Hope of Deliverance: The Silver Lining in the Flipkart Fiasco


Hope of Deliverance

The thing with icons and heroes who are put on a pedestal is the inevitability of a fall.  Regardless of whether it’s inflicted by fate or brought upon by one’s own deeds it is bound to hurt bad.

There have been Gigabytes of rants in the sociosphere describing how unpleasant the experience was and how suddenly this much loved, revered, more importantly relied upon shopping portal had metamorphosed into a “con” job.  Flopkart, Foolkart the brand was getting shot down thick and fast.

Pun apart, the flip side to the story is the fact that over a million (1.5 as per Flipkart’s apology mail) of netizens descended on the site to get their hands on something or anything. Even for a nation that sinks its teeth into the “Yours for Rupee One” formula time and time again the sheer magnitude was a surprise.

The question is if at all any blame needs to be laid on their door?  Haven’t there been times when we have turned back from a favourite joint just because it was too crowded or been served bad food or experienced atrocious service? Let’s face it s&^t happens!

I am not passing judgement on Flipkart’s innocence here. No one disputes the fact that the portal could have been better prepared. Last I checked, getting a deal is not anyone’s right. Neither is a communication indicating potential discounts/deals a contract. The point I am trying to make is how can greed be good for one (a customer desirous of a discount) and not the other (a seller aggressively pushing his wares).

Be that as it may, the Flipkart incident is a sign of times and those to come.  It’s an emphatic confirmation of the hockey stick trajectory that e-commerce in India is on. A justification perhaps for the billions of dollars of investor faith.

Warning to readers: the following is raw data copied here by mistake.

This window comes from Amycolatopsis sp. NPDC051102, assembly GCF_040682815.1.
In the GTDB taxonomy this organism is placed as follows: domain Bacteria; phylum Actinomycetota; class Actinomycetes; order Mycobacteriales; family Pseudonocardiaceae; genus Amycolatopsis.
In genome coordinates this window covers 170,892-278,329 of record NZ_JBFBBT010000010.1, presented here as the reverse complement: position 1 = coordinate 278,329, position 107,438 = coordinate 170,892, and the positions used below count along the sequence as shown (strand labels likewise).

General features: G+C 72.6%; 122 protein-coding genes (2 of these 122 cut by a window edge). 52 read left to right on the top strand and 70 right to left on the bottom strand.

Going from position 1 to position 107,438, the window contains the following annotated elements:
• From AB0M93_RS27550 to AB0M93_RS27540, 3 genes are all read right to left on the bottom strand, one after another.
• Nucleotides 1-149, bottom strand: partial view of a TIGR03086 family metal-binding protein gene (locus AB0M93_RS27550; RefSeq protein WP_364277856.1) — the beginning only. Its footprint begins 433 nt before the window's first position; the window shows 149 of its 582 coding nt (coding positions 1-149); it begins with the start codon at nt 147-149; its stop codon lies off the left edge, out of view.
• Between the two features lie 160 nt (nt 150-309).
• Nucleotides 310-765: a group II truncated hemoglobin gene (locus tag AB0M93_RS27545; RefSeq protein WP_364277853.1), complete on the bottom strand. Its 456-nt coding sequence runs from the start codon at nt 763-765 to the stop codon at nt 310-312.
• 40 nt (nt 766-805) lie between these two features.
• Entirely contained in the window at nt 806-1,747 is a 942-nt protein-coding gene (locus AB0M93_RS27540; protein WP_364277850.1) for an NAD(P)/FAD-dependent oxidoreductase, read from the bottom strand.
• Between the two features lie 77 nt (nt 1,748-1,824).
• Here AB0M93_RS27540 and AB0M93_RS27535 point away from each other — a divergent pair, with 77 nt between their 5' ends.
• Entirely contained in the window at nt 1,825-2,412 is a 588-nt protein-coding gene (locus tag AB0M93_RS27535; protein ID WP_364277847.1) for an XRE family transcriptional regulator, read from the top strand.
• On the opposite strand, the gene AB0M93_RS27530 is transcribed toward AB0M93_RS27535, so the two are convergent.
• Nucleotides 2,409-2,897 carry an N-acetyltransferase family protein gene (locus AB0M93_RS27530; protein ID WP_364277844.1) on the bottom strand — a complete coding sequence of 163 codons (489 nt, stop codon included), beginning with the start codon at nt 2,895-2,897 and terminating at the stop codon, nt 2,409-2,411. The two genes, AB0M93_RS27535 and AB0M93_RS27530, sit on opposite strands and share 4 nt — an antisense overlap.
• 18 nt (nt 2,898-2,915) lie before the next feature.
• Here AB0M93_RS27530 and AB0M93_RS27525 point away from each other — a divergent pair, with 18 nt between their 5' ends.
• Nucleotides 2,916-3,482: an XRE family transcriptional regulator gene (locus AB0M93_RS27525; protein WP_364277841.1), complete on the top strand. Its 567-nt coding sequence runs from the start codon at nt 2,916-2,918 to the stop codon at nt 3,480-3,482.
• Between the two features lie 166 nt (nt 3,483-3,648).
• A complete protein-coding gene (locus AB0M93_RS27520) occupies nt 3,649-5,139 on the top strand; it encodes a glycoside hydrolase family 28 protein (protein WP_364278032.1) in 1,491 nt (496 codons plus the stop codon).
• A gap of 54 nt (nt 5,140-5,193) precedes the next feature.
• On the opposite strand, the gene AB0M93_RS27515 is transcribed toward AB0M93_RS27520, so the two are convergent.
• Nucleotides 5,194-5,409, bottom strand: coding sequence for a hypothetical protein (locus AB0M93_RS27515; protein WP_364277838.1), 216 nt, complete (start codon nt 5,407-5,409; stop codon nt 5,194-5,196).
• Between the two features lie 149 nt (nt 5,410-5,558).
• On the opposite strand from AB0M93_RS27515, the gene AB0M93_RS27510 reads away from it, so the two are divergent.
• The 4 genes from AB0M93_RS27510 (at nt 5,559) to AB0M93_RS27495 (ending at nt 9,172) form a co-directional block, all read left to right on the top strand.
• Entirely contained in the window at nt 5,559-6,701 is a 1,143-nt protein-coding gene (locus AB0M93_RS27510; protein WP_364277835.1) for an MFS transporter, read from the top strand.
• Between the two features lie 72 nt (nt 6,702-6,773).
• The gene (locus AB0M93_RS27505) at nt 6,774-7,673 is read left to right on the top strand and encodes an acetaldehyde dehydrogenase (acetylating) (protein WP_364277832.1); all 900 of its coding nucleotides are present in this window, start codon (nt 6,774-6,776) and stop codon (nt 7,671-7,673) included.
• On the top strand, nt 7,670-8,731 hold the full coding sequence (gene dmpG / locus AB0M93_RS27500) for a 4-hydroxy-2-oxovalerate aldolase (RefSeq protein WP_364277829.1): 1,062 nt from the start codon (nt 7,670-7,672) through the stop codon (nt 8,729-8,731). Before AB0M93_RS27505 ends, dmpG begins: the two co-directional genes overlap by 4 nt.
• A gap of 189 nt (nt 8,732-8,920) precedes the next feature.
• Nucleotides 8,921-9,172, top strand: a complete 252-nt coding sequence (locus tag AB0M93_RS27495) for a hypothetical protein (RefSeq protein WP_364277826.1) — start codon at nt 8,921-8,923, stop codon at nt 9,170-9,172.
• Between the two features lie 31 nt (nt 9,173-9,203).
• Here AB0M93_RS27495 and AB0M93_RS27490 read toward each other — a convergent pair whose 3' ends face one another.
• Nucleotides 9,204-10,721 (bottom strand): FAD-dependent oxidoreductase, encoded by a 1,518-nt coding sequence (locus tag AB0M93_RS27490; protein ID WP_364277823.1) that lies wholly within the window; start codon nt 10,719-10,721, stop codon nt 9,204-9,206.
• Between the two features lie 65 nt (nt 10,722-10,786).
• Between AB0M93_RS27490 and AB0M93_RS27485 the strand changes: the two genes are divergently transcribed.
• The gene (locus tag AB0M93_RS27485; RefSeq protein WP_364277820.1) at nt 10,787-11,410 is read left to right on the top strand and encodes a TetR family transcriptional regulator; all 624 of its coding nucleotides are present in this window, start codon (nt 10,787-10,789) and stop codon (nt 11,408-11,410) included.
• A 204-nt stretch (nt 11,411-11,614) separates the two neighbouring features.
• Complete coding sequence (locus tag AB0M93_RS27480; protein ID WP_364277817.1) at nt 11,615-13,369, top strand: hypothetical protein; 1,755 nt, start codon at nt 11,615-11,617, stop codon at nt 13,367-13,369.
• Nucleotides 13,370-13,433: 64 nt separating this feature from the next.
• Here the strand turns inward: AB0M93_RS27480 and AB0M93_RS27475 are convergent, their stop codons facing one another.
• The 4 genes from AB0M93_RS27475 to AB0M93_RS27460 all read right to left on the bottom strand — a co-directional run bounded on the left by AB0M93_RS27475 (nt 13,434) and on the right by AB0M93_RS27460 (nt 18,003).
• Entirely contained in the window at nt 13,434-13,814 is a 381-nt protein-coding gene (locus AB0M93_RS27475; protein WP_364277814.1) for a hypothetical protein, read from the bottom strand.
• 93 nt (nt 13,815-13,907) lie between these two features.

The top shopping portals are battling it out this festival season in a war reminiscent of the cola wars or the detergent wars. The media houses are raking in the chips. The newspapers are full of gate-folds double spreads, jackets whatever kind of innovation they can offer.  Do not have the numbers but would stick my neck out for online guys to have the highest share of voice as compared to any other category.

The white good brands that typically used to surface at this time of the year are seeing their thunder being stolen. It’s a double edged sword for them. On one side the online channel is boosting revenues. On the other, they are holding their breath fearing how the online deals and prices are going to impact their market operating prices, praying it does not give rise to conflict.

While people click and shop away this festive season the online shopping dhamaka’s have given a new hope to all the brands that they host. After two or three failed seasons of the promised festival spike there’s hope of deliverance!

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In the Line Of Fire: Dealing with Adversity


The Line of FireThey say that adversity is the true test of character. It is a fact that everyone be it individuals, communities, countries, teams, businesses at some point or the other shall face times that are tough. We as marketers have always looked for examples in war, sports, celluloid, politics, simply put life for understanding and propounding theories with regard to brands and their behaviour.

In the tough times do emerge interesting characters who deal (or don’t deal) with adversity in their own unique way and more often than not brands that we use, buy and deal with fall into one of these.  For the purpose of this post I have chosen to label these characters and shall explain the traits of each citing examples from politics, sport, film etc. as applicable.